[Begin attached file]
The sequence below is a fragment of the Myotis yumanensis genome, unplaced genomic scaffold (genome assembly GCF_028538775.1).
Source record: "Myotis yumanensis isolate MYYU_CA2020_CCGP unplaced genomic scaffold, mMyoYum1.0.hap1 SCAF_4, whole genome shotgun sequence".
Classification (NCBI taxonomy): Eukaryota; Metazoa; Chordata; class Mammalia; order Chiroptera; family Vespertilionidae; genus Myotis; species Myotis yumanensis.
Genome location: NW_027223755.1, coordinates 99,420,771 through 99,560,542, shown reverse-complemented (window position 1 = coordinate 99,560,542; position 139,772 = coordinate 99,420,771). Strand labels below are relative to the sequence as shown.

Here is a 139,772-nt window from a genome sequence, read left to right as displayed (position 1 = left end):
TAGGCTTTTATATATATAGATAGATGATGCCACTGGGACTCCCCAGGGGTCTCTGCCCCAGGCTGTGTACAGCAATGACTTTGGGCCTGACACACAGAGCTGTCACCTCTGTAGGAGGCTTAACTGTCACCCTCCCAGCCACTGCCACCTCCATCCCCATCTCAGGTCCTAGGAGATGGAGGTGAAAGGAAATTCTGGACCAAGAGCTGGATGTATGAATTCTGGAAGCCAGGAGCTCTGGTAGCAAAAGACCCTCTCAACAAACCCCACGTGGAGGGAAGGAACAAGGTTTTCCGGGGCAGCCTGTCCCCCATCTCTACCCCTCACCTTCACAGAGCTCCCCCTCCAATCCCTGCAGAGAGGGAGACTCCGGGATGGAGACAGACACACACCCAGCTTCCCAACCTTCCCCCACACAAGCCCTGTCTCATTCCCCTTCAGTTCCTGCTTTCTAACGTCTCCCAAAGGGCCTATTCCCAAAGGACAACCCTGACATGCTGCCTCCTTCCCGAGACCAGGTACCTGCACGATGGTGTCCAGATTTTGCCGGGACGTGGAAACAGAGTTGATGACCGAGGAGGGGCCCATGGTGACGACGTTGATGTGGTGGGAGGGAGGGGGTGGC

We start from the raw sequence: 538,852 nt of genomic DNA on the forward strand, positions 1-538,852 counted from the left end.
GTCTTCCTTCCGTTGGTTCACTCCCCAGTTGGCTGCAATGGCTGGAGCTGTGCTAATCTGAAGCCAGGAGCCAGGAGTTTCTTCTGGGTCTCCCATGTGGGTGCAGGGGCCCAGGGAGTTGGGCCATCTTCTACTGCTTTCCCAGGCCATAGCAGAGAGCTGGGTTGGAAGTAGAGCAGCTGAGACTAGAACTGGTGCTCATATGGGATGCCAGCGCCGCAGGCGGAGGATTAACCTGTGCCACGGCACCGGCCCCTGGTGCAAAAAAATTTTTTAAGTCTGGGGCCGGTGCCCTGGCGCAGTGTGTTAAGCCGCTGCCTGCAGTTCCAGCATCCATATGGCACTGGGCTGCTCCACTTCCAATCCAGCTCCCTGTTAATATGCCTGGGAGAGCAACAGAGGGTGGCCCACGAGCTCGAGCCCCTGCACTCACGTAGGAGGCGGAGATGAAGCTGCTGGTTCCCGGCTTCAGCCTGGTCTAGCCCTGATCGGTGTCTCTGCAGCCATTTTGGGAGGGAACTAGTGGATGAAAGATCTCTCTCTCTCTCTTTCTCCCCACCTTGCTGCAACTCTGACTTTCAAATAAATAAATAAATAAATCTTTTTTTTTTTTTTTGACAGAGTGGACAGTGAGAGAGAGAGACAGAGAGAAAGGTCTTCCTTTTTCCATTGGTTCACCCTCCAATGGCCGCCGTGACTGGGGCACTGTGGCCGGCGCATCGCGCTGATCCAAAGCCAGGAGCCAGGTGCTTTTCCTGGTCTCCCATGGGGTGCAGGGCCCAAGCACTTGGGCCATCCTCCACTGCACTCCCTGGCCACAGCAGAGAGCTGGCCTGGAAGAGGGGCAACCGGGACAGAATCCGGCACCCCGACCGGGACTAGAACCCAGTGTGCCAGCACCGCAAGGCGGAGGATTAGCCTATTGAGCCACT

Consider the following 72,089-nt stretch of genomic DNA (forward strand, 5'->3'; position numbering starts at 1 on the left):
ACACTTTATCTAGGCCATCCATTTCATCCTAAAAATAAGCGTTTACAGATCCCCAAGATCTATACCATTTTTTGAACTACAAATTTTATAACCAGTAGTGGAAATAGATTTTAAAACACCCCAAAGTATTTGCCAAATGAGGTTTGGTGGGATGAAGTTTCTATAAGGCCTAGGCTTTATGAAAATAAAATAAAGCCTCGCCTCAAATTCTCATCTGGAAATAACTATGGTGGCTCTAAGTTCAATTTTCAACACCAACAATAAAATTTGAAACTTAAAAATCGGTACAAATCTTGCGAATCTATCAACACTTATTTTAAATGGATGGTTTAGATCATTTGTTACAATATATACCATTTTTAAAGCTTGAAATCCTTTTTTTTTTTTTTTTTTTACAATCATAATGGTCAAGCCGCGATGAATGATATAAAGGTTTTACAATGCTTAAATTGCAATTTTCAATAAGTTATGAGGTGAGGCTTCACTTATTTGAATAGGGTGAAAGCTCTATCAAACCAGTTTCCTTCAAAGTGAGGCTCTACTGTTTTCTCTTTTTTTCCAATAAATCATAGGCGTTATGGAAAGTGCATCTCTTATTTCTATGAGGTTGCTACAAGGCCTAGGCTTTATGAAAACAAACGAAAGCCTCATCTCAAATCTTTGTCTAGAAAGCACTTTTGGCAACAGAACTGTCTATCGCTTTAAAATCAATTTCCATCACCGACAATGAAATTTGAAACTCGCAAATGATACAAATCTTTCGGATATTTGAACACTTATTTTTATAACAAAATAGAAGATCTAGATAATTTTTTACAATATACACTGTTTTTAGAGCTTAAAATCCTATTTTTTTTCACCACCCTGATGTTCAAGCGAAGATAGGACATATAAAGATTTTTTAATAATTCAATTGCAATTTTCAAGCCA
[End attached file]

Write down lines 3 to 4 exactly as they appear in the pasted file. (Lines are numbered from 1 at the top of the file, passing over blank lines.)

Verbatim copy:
Classification (NCBI taxonomy): Eukaryota; Metazoa; Chordata; class Mammalia; order Chiroptera; family Vespertilionidae; genus Myotis; species Myotis yumanensis.
Genome location: NW_027223755.1, coordinates 99,420,771 through 99,560,542, shown reverse-complemented (window position 1 = coordinate 99,560,542; position 139,772 = coordinate 99,420,771). Strand labels below are relative to the sequence as shown.